Meet Whanganui’s freewheeling steampunker and miniature ceramic artist Lizzette Britton
When you occupy a world in which fantasy and reality converge, where life-size and miniature models co-exist, you need an artful attitude – and a kickass outfit or two.
Words: Venetia Sherson Photographs Tracey Grant
It’s hard to tell where the art ends and the artist begins on a visit to Lizzette Britton’s studio. While a green leather boot with satin ribbon lace-ups and high copper heels would not be out of place on display in a gallery, here it is crossed neatly over the artist’s knee; beneath her floral skirt, a row of papier-mâché fish is woven into her petticoats.
‘Oh, darling, let’s be adventurers,’ reads a blackboard at the entrance to Glue Pots and Lemon Drops, a converted railway cottage on the outskirts of Whanganui, hidden behind a high gate and a curtain of ferns. Another reads, ‘Entrée des artistes’.
“So, you found me alright,” Lizzette calls from the balcony, where she sits framed by flower pots and bright-coloured bunting. “Some people have trouble.”
A smiling court jester points the way up the stairs. Apart from the eye-boggling boots and two vintage caravans beside the gate, there is nothing to suggest she is anything other than a person with a passion for camping and fancy footwear. But, like the fish hiding in her underskirts, there is more to this woman than immediately meets the eye.
Lizzette is a ceramic artist, best known for her exquisite tiny clay replicas of historic buildings and vintage caravans, finished in candy colours. Parts of her studio resemble miniature camping grounds with made-to-scale picnic tables, barbecues, deckchairs, umbrellas and even cheeky seagulls stealing crumbs.
But her love of caravans extends beyond her studio. She has two vintage models which she takes on camping holidays: a 1963 Starliner Starlette that featured in the Hellers sausage ad, bought five years ago for $5000 and named ‘Penelope Pitstop’; and ‘Clara the Clockwork Caravan’, a 1957 Auckland Caravan Company model, purchased from a friend in 2015 for $500.
To tow them, she has a 1961 Holden Standard named ‘Ellen’, painted white to match Penelope. “Ellen’s my favourite,” she confesses. She often takes her on holiday to Kai Iwi beach, just down the road.
Her caravan sculptures have a nostalgic charm, but their companion pieces are equally arresting. Beside her personal collection of retro items (including a jukebox, vintage scales, old binoculars and an antique cash register), are two life-size bronze rats strung up by their tails, smaller rodents riding Vespa motorcycles, a skull vase, rings with octopus tentacles and a teapot rocking on a stormy sea.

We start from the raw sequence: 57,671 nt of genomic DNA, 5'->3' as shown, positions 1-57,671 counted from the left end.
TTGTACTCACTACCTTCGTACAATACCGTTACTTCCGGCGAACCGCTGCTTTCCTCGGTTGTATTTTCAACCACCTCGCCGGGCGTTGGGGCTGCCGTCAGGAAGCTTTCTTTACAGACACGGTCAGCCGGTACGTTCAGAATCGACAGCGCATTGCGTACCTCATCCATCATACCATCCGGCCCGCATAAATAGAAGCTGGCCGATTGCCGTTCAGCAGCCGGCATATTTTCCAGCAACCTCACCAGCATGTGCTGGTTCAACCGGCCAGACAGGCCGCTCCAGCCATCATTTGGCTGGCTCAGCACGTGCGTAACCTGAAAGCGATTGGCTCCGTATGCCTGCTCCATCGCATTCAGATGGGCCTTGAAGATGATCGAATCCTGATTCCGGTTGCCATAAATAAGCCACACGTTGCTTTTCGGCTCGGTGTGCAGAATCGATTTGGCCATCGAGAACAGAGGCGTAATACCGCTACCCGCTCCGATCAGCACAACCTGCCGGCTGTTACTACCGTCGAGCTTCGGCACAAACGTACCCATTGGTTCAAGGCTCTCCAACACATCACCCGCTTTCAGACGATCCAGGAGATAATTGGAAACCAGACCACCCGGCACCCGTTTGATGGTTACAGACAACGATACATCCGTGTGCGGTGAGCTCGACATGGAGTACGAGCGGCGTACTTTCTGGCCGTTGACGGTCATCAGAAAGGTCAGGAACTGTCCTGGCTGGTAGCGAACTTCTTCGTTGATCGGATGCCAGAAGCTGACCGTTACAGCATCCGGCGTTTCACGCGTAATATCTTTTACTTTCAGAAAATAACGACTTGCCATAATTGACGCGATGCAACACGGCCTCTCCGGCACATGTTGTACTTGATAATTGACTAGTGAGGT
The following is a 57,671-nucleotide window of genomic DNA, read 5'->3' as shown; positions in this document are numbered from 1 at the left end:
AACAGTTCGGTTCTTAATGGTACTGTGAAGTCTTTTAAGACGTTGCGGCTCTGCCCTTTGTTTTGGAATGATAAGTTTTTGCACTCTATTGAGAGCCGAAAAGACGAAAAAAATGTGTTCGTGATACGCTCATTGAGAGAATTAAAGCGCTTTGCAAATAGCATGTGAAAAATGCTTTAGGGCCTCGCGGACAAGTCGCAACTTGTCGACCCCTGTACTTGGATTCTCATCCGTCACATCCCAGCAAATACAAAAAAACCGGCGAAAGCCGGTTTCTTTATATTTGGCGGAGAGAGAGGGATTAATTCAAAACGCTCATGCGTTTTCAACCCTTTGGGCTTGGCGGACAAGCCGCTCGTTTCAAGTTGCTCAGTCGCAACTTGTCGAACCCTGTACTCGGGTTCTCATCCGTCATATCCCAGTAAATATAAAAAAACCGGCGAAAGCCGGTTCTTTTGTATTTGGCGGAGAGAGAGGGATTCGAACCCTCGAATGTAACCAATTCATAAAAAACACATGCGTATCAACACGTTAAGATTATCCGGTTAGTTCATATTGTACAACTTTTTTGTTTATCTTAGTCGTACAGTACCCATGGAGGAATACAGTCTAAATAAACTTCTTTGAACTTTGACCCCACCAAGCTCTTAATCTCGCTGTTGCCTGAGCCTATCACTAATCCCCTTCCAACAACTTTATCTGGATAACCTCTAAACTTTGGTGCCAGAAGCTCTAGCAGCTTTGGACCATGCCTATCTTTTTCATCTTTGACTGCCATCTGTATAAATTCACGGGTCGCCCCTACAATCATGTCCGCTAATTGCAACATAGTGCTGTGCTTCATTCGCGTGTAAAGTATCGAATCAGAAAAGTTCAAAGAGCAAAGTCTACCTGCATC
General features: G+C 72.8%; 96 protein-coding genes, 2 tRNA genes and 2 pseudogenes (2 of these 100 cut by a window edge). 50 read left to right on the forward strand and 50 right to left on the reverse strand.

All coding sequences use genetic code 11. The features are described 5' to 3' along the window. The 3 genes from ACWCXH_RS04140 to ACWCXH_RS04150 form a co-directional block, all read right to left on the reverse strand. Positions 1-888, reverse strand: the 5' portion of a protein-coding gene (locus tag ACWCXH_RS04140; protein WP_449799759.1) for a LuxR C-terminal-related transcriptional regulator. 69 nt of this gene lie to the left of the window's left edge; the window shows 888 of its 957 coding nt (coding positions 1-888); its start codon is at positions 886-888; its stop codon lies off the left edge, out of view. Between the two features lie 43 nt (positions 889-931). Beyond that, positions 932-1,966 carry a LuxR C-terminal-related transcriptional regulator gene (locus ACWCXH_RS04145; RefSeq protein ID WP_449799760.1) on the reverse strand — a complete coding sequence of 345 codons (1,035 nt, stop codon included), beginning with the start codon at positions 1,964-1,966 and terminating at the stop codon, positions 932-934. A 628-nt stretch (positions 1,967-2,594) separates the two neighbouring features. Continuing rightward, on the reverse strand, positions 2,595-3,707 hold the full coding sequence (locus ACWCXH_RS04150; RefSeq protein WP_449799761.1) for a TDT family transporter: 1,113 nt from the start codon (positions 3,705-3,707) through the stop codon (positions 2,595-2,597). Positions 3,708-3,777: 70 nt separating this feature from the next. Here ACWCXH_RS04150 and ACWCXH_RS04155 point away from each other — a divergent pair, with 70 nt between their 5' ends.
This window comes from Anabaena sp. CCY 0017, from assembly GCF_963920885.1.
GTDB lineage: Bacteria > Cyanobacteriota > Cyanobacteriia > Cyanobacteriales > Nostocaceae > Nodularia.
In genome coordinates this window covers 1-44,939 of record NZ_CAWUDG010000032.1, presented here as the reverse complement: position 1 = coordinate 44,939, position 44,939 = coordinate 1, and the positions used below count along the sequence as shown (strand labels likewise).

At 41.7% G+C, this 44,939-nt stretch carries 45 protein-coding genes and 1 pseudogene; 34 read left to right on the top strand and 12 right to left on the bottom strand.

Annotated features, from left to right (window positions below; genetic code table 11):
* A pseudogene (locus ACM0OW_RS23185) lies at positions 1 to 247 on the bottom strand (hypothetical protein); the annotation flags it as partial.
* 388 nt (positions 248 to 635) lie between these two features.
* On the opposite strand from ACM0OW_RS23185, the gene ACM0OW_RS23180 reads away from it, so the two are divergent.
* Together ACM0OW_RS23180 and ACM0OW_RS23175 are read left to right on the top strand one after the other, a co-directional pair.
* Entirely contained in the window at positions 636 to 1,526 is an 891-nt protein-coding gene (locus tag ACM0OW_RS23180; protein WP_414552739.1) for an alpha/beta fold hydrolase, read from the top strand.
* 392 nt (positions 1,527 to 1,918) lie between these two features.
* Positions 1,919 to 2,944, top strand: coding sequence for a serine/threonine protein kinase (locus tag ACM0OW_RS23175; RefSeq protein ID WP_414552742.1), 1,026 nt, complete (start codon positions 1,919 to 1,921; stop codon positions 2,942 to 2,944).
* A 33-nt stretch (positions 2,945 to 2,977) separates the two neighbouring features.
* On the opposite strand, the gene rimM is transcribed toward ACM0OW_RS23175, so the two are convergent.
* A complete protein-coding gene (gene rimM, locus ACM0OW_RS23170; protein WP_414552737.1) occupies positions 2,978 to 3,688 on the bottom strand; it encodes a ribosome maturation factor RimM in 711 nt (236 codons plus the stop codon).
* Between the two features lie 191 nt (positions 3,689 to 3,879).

Two costumes are displayed on models: one a green satin gown with a leather corset adorned with bullets and coiled wire; the other a prim white blouse, pink feather boa and a futuristic weapon looped around the model’s belt.
“Meet Aria, the Assassin, and Lady Penelope, the Spy,” says Lizzette in explanation. This is where the worlds of fantasy and real life come together.
The trajectory of an artist’s life is rarely conventional, and so it was with Lizzette. She left her home in Tauranga at 17, returned some years later with three children, went to pottery night classes with her mum, liked the feel of the clay between her fingers and thought about buying a home. It could have ended there. But then she saw a house bus.
The eight-tonne bus needed TLC, plus Lizzette couldn’t drive. But imagination and wanderlust are potent drugs. “I just thought, ‘No problem, my brother can shift it if I need to move.’”
As part-payment for the bus, she traded in her overlocker and a television. She named it ‘Zenith’ after the highest point in the celestial sphere. For five years, she and the children lived the life of gypsies, trekking between fairs, the children studying by correspondence.
Lizzette refurbished the bus interior, adding windows in irregular shapes, stylish soft furnishings and a kitchen bench built from a large slab of macrocarpa. On the side, she made mythical castles and dragons from clay to sell at fairs. “I’ve always liked making things out of nothing,”she says.
Friends urged her to settle down and get a state house and she did sell the house bus – but only so she could replace it with a double-decker that had a rusted top floor. “It was just like the one in Summer Holiday [a 1960s musical featuring Cliff Richard],” she says by way of explanation.